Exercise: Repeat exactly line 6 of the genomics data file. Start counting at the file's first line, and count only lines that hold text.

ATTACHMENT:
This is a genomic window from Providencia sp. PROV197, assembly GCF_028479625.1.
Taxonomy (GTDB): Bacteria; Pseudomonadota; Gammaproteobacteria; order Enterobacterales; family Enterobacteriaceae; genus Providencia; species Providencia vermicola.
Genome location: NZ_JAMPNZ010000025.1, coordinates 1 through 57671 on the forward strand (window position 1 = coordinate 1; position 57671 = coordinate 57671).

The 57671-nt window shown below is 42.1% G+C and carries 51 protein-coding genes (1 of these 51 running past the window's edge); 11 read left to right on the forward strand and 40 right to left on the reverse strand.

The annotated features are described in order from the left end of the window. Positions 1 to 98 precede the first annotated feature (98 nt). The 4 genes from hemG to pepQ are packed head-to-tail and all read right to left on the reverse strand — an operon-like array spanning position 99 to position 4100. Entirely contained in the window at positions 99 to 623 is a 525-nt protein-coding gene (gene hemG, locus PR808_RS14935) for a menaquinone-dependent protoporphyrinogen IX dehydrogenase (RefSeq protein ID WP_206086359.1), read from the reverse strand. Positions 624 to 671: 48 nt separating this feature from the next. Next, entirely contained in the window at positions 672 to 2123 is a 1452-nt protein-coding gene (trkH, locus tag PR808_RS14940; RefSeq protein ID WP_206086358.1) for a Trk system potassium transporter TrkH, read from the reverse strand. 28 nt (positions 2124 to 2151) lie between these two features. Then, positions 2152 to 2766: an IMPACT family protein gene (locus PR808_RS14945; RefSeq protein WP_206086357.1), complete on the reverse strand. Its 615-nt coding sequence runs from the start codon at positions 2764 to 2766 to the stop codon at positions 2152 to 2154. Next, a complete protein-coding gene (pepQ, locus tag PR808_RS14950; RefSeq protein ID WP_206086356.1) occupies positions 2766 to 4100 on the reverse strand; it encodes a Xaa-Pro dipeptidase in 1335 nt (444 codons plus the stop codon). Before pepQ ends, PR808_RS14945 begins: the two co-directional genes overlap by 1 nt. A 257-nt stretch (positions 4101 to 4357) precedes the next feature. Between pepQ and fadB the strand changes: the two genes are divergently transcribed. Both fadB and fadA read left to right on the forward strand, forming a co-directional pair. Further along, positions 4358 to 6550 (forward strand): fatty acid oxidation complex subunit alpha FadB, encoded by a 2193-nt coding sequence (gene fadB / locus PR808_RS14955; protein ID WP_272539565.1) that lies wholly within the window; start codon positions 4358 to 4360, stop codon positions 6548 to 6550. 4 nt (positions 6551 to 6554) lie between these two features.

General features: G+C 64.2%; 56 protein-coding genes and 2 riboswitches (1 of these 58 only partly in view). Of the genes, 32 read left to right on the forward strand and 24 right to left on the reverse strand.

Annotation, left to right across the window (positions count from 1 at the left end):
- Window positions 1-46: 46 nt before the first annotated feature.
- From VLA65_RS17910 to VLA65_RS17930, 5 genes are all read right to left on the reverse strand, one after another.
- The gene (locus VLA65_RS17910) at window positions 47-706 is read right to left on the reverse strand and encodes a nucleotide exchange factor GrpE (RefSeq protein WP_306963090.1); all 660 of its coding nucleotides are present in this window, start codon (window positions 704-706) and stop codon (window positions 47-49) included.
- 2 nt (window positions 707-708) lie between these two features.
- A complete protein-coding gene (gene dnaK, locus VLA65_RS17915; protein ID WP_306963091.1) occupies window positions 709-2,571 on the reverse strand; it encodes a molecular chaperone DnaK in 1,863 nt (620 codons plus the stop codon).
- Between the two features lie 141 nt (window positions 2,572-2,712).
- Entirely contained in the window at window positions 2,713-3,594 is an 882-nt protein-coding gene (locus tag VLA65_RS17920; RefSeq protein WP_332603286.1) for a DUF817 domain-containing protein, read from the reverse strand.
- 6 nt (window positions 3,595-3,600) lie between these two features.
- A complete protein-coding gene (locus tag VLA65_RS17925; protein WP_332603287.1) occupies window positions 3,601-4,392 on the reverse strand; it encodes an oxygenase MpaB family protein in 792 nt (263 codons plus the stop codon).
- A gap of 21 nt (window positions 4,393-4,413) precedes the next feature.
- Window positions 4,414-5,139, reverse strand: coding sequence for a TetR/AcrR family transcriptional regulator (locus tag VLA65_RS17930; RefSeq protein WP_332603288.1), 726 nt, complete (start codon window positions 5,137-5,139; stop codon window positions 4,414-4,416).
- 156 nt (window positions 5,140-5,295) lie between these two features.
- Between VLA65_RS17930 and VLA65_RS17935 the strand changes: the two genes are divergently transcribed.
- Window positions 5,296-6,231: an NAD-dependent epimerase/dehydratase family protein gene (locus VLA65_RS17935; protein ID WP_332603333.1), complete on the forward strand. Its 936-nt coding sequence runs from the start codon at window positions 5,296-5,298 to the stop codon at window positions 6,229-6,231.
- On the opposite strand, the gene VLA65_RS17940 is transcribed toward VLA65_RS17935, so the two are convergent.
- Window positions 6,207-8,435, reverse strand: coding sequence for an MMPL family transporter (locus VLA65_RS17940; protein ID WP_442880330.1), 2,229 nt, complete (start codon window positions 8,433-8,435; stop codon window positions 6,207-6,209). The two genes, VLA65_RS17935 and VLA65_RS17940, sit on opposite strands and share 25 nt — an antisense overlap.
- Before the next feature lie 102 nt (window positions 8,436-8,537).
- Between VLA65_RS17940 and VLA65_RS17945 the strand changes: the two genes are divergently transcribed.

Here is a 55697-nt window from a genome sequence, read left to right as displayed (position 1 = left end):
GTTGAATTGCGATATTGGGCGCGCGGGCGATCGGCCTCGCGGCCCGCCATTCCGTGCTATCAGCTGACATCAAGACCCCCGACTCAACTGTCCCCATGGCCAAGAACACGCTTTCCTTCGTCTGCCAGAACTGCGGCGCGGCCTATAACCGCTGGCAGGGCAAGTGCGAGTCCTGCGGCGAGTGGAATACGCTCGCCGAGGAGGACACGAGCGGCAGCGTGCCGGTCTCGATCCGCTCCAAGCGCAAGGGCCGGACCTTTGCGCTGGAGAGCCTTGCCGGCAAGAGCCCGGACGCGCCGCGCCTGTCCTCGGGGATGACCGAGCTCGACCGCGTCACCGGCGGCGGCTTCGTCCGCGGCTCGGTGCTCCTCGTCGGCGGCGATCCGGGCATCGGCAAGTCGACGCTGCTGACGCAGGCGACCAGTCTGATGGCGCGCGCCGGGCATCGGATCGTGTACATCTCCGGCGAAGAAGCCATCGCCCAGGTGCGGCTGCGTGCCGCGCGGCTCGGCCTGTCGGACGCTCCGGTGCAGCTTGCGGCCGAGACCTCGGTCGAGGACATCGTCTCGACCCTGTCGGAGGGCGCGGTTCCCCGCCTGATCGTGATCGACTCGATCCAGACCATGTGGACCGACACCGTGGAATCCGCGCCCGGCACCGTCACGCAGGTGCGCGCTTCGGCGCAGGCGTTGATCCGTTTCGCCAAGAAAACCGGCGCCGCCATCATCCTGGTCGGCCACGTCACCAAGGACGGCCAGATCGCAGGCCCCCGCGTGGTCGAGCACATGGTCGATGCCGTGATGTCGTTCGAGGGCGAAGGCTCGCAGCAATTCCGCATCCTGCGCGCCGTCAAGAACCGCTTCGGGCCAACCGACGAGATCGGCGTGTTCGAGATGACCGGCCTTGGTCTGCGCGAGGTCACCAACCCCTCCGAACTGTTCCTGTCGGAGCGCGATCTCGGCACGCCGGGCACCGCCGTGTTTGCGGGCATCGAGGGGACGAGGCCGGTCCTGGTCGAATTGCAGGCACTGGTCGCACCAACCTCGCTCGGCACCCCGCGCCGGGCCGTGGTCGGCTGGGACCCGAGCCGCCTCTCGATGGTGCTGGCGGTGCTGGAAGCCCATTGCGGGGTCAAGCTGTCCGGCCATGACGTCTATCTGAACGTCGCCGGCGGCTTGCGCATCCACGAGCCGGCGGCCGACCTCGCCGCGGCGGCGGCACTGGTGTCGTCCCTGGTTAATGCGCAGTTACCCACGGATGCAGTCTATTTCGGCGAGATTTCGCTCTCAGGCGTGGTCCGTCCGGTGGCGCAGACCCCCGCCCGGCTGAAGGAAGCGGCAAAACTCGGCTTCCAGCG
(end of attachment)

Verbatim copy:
General features: G+C 64.2%; 56 protein-coding genes and 2 riboswitches (1 of these 58 only partly in view). Of the genes, 32 read left to right on the forward strand and 24 right to left on the reverse strand.